WASHINGTON – Most market participants expect the Federal Reserve to announce another round of stimulus today, but nearly 6 in 10 doubt it will lower unemployment.
Those were the findings of a CNBC survey of 58 money managers, strategists and economists. The poll, released Wednesday, also found financial professionals prefer Republican Mitt Romney over President Barack Obama in November’s election 53 percent to 18 percent.
But if they had to bet, they’d put their money on the incumbent. Asked whom they expect to win, 46 percent of respondents said Obama and 24 percent said Romney, with the rest unsure.
Wall Street and Washington are watching closely as the Fed’s policymaking body, the Federal Open Market Committee, finishes a two-day meeting today.
With last week’s disappointing jobs report adding to worries about the economic recovery, 9 in 10 market participants in the CNBC survey said they expected the Fed to launch another stimulative bond-buying program in the next 12 months. That’s up from 78 percent at the end of July and 58 percent in early June.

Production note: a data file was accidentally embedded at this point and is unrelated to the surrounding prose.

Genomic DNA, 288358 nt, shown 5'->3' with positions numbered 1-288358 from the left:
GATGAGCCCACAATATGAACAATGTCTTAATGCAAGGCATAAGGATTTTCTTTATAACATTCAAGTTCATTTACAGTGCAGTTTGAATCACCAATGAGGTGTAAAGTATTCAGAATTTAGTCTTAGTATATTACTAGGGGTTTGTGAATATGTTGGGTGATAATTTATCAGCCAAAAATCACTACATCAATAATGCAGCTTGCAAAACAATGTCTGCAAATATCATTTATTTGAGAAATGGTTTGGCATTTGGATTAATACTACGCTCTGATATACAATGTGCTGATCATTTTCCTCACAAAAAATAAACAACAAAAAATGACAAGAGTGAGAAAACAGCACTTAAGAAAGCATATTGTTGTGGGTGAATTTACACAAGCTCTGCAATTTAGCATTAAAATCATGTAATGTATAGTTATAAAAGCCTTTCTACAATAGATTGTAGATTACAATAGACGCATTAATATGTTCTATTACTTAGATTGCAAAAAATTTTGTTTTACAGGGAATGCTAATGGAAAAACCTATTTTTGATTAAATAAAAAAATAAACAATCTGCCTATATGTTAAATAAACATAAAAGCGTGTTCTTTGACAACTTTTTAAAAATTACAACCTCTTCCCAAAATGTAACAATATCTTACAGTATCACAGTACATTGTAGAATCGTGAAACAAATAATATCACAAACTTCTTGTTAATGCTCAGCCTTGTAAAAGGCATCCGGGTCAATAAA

Of those thinking the Fed will act, 77 percent expect it to do so this week. As CNBC noted, such a high level of expectation means the Fed risks a market sell-off, if it does not act.
The average size of the program predicted was $510 billion, which would be just short of the $600 billion round of so-called quantitative easing that the Fed ran from November through June.
Most respondents – 86 percent – believed the Fed would buy a mix of Treasury bonds and mortgage-backed securities.
Analysts have said Fed purchases of mortgage bonds would lower interest rates and provide more of an economic boost than buying Treasuries.